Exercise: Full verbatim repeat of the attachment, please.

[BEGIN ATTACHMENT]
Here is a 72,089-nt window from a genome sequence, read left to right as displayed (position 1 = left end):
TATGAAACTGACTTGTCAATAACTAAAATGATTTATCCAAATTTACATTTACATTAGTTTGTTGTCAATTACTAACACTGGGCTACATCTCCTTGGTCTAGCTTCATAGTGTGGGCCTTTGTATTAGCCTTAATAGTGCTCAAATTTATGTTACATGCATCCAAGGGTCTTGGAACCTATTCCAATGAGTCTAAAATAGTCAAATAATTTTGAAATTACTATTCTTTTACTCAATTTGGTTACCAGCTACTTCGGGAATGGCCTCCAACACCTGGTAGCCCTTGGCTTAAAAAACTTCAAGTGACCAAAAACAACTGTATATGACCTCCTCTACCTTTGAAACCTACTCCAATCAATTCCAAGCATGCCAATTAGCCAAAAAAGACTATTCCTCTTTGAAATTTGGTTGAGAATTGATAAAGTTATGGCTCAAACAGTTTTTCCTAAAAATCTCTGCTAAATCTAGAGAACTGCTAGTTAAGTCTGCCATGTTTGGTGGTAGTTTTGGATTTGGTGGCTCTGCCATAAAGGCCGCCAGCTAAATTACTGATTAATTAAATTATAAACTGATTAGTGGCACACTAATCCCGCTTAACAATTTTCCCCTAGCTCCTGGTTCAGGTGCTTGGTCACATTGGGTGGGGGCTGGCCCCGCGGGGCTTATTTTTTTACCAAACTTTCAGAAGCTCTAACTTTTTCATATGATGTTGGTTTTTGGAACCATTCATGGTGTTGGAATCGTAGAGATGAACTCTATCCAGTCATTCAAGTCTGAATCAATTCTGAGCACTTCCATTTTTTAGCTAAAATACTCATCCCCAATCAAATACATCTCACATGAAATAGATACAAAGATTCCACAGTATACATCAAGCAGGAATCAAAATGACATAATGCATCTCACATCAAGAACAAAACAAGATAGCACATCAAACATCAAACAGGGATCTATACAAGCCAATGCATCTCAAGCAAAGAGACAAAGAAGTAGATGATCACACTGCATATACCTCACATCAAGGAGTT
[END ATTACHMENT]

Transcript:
Here is a 72,089-nt window from a genome sequence, read left to right as displayed (position 1 = left end):
TATGAAACTGACTTGTCAATAACTAAAATGATTTATCCAAATTTACATTTACATTAGTTTGTTGTCAATTACTAACACTGGGCTACATCTCCTTGGTCTAGCTTCATAGTGTGGGCCTTTGTATTAGCCTTAATAGTGCTCAAATTTATGTTACATGCATCCAAGGGTCTTGGAACCTATTCCAATGAGTCTAAAATAGTCAAATAATTTTGAAATTACTATTCTTTTACTCAATTTGGTTACCAGCTACTTCGGGAATGGCCTCCAACACCTGGTAGCCCTTGGCTTAAAAAACTTCAAGTGACCAAAAACAACTGTATATGACCTCCTCTACCTTTGAAACCTACTCCAATCAATTCCAAGCATGCCAATTAGCCAAAAAAGACTATTCCTCTTTGAAATTTGGTTGAGAATTGATAAAGTTATGGCTCAAACAGTTTTTCCTAAAAATCTCTGCTAAATCTAGAGAACTGCTAGTTAAGTCTGCCATGTTTGGTGGTAGTTTTGGATTTGGTGGCTCTGCCATAAAGGCCGCCAGCTAAATTACTGATTAATTAAATTATAAACTGATTAGTGGCACACTAATCCCGCTTAACAATTTTCCCCTAGCTCCTGGTTCAGGTGCTTGGTCACATTGGGTGGGGGCTGGCCCCGCGGGGCTTATTTTTTTACCAAACTTTCAGAAGCTCTAACTTTTTCATATGATGTTGGTTTTTGGAACCATTCATGGTGTTGGAATCGTAGAGATGAACTCTATCCAGTCATTCAAGTCTGAATCAATTCTGAGCACTTCCATTTTTTAGCTAAAATACTCATCCCCAATCAAATACATCTCACATGAAATAGATACAAAGATTCCACAGTATACATCAAGCAGGAATCAAAATGACATAATGCATCTCACATCAAGAACAAAACAAGATAGCACATCAAACATCAAACAGGGATCTATACAAGCCAATGCATCTCAAGCAAAGAGACAAAGAAGTAGATGATCACACTGCATATACCTCACATCAAGGAGTT